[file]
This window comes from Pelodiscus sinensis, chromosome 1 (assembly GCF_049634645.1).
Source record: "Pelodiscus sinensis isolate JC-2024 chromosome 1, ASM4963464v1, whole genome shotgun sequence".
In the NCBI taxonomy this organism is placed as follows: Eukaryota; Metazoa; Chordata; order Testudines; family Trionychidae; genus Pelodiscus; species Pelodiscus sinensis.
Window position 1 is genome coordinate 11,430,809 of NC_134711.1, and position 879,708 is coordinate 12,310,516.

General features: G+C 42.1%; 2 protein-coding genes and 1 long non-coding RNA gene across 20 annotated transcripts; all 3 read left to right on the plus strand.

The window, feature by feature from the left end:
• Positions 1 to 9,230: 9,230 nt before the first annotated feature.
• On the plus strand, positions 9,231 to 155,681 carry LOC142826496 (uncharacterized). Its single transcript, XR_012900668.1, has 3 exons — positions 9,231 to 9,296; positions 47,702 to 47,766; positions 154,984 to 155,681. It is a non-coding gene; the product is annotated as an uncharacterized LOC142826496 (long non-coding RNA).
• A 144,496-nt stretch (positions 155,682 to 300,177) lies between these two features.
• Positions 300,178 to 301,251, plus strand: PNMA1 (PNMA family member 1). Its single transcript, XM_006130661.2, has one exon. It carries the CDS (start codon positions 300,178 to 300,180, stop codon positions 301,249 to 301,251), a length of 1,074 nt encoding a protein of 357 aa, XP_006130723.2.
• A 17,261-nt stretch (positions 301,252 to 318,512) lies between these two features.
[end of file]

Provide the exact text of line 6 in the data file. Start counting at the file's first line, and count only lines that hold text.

The window, feature by feature from the left end: